Children at the Egyam Grotto Village in Ghana, West Africa

Signed, Sealed, Delivered: Ghana, I’m Yours (Part One)

Children at the Egyam Orphanage in Ghana, West Africa

It was Fall 2010 and I was preparing to sail on the Spring 2011 Semester at Sea study abroad voyage — in other words, obsessively memorizing every word of the Semester at Sea website and every blog I could find about the SAS experience.

One day, an article popped up about an independently organized trip to an orphanage in rural Ghana. It described how a student, Emma Smith, had contacted the Egyam Orphanage through her church and brought with her donated shoes that she collected from her fellow shipmates.

I creeped around on Facebook until I found Emma’s profile and sent over a message while she was still traveling. When she returned home she got me in touch with the orphanage director, Daniel Payne.

A few months later and I was on the MV Explorer ship myself, trying to recruit students to come with me to visit Egyam.

The morning of the visit arrived. I had gathered a handful of students to join me.

Our journey began with carrying boxes of donated school supplies and toys (left on the ship by Emma) through the Deck 2 gangway. As we were exiting the ship we ran into Brittany App, the voyage’s professional photographer. Brittany was heading into Takoradi, a nearby city in Ghana, but paused as she overheard us discussing our plans. She was interested in the story and asked if she could come along; I replied with a resounding YES YES YES!

We found a couple taxis and started the 45 minute drive to the village.

Over the course of our visit, we met with the founder Thea van den Bosch, of Holland, who was a gracious host. Thea did not speak fluent English but her kindness and warmth was an inspiring comfort for everyone who met her. She took us through the village of Egyam and served us tea and pastries on our return.

Children at the Egyam Grotto Village in Ghana, West Africa

We learned that Thea felt called to open an orphanage in late 2005 after volunteering at local hospitals in Ghana. She realized the disturbing amount of children that were without families and dying in these hospitals all alone.

She really has done an incredible job in creating Egyam. They have over 50 live-in children and around 20 or so children they support in the village. Before and after photos on their website show the impact Egyam has made in their lives.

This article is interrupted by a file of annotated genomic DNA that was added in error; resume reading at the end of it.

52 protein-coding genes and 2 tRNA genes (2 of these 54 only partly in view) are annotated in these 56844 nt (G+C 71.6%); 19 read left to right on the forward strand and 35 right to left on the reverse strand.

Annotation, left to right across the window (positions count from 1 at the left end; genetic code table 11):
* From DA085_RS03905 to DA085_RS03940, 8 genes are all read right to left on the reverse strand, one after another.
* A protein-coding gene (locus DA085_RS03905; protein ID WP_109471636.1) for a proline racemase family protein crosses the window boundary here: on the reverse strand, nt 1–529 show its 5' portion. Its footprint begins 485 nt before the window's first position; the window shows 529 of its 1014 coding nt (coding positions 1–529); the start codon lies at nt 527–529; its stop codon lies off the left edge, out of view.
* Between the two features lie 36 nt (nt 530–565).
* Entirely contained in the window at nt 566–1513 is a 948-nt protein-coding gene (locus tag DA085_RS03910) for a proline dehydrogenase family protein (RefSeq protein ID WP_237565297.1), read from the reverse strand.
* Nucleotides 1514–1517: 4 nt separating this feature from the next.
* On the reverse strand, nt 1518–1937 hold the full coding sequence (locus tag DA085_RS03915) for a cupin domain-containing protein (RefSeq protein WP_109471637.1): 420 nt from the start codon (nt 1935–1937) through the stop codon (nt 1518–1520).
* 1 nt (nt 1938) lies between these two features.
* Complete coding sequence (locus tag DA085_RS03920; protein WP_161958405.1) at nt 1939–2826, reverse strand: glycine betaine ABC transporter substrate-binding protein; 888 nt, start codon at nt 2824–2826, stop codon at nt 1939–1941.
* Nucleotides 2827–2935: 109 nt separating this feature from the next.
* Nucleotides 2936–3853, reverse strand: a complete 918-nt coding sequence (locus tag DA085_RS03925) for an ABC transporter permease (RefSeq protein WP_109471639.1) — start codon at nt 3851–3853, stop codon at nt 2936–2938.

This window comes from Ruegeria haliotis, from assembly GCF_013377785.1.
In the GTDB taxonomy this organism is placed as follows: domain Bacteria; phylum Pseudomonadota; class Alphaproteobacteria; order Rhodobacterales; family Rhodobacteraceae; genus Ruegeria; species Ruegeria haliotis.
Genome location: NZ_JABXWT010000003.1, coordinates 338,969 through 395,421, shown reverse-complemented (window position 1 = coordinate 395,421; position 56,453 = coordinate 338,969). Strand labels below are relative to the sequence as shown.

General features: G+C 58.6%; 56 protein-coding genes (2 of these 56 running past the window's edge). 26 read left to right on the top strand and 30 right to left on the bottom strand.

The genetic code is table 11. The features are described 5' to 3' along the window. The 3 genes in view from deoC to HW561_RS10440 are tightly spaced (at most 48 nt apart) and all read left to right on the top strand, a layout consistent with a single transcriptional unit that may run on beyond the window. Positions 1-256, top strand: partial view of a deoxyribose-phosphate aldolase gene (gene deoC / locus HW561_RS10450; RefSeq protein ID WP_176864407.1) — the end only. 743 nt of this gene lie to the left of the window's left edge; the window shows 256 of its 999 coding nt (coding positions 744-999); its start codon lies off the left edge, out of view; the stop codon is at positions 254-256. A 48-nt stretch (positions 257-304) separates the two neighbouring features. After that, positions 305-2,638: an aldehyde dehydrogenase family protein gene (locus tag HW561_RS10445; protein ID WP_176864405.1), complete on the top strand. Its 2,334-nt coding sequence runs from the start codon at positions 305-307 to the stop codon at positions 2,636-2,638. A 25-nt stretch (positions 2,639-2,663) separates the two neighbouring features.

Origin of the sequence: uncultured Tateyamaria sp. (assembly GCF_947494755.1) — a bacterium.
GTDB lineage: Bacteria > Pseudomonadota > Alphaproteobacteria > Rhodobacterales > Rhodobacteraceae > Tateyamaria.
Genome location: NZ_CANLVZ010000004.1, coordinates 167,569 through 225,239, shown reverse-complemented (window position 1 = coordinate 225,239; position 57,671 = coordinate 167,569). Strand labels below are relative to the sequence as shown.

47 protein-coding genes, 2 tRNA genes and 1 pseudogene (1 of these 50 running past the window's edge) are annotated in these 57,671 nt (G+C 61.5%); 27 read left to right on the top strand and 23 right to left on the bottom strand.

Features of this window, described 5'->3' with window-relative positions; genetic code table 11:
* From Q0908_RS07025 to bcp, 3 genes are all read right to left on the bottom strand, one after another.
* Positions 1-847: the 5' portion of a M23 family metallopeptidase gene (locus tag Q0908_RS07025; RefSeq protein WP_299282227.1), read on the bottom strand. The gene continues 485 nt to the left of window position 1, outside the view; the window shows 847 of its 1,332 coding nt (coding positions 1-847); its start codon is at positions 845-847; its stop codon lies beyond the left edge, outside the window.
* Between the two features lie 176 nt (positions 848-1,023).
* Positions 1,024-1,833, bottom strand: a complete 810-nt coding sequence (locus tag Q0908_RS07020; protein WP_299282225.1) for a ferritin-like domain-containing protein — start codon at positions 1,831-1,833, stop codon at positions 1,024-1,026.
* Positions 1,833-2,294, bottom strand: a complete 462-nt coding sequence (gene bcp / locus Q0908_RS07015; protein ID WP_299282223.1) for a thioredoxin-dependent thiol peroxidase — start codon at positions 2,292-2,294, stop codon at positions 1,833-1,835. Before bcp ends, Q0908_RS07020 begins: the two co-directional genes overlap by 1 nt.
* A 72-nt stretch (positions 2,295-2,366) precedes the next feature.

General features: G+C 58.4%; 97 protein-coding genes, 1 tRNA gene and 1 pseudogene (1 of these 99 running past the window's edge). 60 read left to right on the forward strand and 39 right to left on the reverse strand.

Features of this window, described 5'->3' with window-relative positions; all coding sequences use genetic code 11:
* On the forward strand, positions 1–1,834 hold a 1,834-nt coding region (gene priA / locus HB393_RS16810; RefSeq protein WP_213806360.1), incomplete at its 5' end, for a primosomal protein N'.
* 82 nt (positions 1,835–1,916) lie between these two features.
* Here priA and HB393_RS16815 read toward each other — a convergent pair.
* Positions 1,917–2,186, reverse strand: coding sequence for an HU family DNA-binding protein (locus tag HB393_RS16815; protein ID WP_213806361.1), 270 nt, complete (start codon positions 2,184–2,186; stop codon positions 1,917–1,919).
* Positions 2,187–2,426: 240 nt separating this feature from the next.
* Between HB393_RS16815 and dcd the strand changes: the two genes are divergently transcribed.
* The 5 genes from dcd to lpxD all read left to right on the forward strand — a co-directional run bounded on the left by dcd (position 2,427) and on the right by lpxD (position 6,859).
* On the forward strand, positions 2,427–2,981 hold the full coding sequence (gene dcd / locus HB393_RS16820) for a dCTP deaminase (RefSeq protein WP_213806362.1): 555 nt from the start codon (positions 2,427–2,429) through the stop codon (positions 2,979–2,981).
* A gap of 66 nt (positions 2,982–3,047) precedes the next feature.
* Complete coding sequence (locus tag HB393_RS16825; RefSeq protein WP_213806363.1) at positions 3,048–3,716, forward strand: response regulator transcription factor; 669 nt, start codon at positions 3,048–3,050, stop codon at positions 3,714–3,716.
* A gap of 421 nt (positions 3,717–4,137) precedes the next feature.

The highlight of the visit (and a highlight of my entire life) was spending time with the children. I can genuinely say that they changed my life. My heart grew 50 times in size and it began feeling love 50 times deeper and stronger. Their joy for life and abundant happiness despite having so little is absolutely overwhelming.

Children at the Egyam Orphanage in Ghana, West Africa

I particularly felt connected to one of the boys, whose identity I’ve decided to keep private. The second we made eye contact he took my hand and didn’t let go. I mean, really didn’t let go. He had a smile that shined through his eyes, through the pores of his skin.

I spent my entire internet minutes on the ship researching if there was a way that I, at 19 years old, could adopt him. I emailed my parents about it, asking if they could help. I quickly learned that it would not be possible; Ghana has strict laws regarding eligibility for international adoption. Three years later and I still think of him every single day. I’m now just waiting for the moment I’ll see him again, whether in Ghana or here in the United States.

In all honesty, it hurts to write this blog post. I’m on the brink of tears. The thought of leaving all those children frustrates me like no other. I can’t move on and forget them. This is why I started organizing projects to assist in any possible way I could.

Since 2011 I have been recruiting Semester at Sea students to visit the Egyam Orphanage. This year I attempted a massive project that will be completed in April 2014. Students from the Spring 2014 voyage will be hand-delivering boxes full of one-of-a-kind, hand crocheted blankets for each child at the Egyam Orphanage.

I will be posting again this week with more information on the blanket project (and upcoming projects) so keep an eye out! If you’re interested in contributing to future projects you can email me at

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